New report highlights growth opportunities in Mobile Satellite
Services and challenges for equipment manufacturers, distributors
(Jul 9, 2007)
Lufthansa Plans Internet Access For Long Flights
Lufthansa's plans are being shaped partly by hard-to-predict social factors, such
as passenger reactions to anticipated noise and interruptions stemming from
airborne cellphones. On long-haul routes, the concept of voice services "really
seems to have slowed down recently," primarily due "to worries about how
premium passengers would react," said Tim Farrar, a satellite-industry consultant
in Menlo Park, Calif. (Wall Street Journal, Aug 1, 2007)
Cable Giants Talk WiMAX
"Short of buying a wireless carrier, this joint venture is the best wireless option
for the cable companies to date," said Tim Farrar, president of Telecom Media
and Finance Associates. "However I am not so sure that a quadruple play service
involving WiMAX solves the cable operators competitive problems with the
telcos." (
Red Herring, Mar 26, 2008)
Maritime and Aeronautical Broadband will Drive Growth in Mobile
Satellite Services, New Report Claims (Apr 1, 2008)
Inmarsat receives takeover signal
"Harbinger is definitely focusing on the value of Inmarsat's spectrum in a
potential ATC deployment, and is highly likely to combine Inmarsat with
SkyTerra," said Tim Farrar, a satellite industry expert with TMF Associates.
"It is less likely to result in a three-way merger with TerreStar because their
spectrum is in a different band." (Financial Times, Jul 8, 2008)
Proposed Skyterra/Inmarsat Merger Renews Focus on Satellite
Spectrum Value (Aug 12, 2008)
Satellites Destroyed in Orbital Collision
Pentagon officials will face a barrage of questions about how they missed such an
impending collision with an intact satellite, according to Tim Farrar, a satellite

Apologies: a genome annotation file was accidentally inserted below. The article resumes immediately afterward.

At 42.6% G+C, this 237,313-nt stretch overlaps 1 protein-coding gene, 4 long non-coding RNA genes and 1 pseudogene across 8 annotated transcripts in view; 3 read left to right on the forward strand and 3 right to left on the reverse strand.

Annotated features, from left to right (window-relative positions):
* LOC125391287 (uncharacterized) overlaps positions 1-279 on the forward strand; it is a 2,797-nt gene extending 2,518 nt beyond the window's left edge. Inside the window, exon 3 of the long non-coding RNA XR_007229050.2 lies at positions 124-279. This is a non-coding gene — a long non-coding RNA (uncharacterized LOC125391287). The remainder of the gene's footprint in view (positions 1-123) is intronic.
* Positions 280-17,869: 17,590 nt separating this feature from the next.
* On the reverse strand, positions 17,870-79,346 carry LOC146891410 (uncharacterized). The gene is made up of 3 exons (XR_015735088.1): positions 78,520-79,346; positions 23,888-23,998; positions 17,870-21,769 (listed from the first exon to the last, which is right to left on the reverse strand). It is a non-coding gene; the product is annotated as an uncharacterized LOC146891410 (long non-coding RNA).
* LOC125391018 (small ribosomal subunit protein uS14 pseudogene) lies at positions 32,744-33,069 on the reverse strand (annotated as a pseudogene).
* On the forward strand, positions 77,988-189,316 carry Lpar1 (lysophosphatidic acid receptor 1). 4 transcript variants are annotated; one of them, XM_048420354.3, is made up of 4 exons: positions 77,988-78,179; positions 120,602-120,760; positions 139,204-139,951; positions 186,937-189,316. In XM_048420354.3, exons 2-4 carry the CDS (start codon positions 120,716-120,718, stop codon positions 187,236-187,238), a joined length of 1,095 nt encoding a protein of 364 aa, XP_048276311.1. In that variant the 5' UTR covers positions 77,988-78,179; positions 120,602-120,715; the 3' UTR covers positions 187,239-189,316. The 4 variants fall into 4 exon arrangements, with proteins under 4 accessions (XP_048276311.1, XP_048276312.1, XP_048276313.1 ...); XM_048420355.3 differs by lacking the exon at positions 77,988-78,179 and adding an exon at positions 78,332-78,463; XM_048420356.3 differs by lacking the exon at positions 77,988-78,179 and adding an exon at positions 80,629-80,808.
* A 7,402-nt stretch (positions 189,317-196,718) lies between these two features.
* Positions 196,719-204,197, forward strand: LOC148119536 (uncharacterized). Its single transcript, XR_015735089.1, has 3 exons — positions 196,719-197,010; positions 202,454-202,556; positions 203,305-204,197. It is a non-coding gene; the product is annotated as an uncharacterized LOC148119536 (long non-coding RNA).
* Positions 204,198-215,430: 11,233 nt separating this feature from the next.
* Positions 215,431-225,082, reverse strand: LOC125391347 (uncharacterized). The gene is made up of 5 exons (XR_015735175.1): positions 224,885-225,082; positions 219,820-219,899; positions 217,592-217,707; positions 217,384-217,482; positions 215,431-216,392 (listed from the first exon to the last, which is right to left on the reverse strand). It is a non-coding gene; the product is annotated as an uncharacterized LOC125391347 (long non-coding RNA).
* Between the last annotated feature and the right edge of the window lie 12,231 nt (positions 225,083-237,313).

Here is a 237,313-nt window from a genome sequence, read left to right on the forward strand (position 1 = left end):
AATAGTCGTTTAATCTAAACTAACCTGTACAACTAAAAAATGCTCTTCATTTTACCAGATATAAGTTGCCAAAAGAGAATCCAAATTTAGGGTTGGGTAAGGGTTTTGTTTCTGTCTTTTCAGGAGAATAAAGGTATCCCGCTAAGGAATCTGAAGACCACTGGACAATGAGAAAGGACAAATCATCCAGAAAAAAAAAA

consultant familiar with Iridium. Commercial satellites are "routinely repositioned
to avoid potential collision with smaller pieces of debris," said Mr. Farrar
(Wall Street Journal, Feb 12, 2009)
Satellite Operators on Solid Ground
Industry consultant Tim Farrar said that despite recent results for leading
operators, "there are signs of concern for what happens a year or two down
the road." (Wall Street Journal, Mar 13, 2009)
Lufthansa to Upgrade to Better Wireless Connections
"The biggest issue remains sustainability," said Tim Farrar, a satellite-industry
consultant in Menlo Park, Calif. "You still can't expect passenger revenue to
cover all the costs."  (Wall Street Journal, Oct 12, 2009)
Satellite Phone Plan Aims High
"When people say they want to use their phone anywhere, they generally mean
the third-level underground in a parking garage or an elevator shaft. They don't
usually mean on top of a mountain in the Sierra Nevada," said Tim Farrar, a
satellite-industry consultant. Mr. Farrar said there is certainly a market of a few
million people that Mr. Falcone could target, but marketing to them would be
challenging.  (Wall Street Journal, Apr 27, 2009)
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Where are the mile-high hookups?
"There won't be enough paying users of in-flight broadband for both network
providers and airlines to make a profit on the cost of deploying equipment and
running a network," [Tim Farrar] says. "Not in a million years." (
Nov 11, 2009)
Iridium secures funding for $2.9bn satellite project
Tim Farrar, satellite analyst at Telecom, Media and Finance Associates, said it could
prove difficult to justify the heavy investment currently going into mobile satellite
systems. "The whole sector is probably worth around $1bn a year, but you are
seeing around $8bn of capital expenditure going into it. It is going to take a very
long time to see a return on that unless there is a dramatic uplift in growth in the
sector," he said. (Financial Times, Jun 2, 2010)
Special Report: Phil Falcone's riskiest trade ever?
"There are some arguments for putting a high valuation on the spectrum but a lot of
it comes down to supply and demand," said Farrar, one of the experts in the DBSD
bankruptcy. "If there were plenty of buyers and not many sellers a fairly high
valuation could be realistic, but that isn't the case right now." (
Reuters, Aug 26, 2010)
Falcone Quest
"All sorts of people get excited by satellite," says Tim Farrar, a longtime industry
analyst, about outsiders who want to break into the business. "Most who are in
this business say, 'Oh, there’s another sucker!' " (
Vanity Fair, July, 2011)
Harbinger Capital's Philip Falcone sued by investors over $3bn broadband bet
Ms Schad claims that LightSquared is "facing insolvency", citing industry analyst
Tim Farrar who said after the US FCC ruling that LightSquared "must now consider
whether to file for bankruptcy and preserve its resources for the inevitable litigation
fights, or continue pretending that all of its problems can be overcome while its cash
drains away".  (
Sunday Telegraph, February 18, 2012)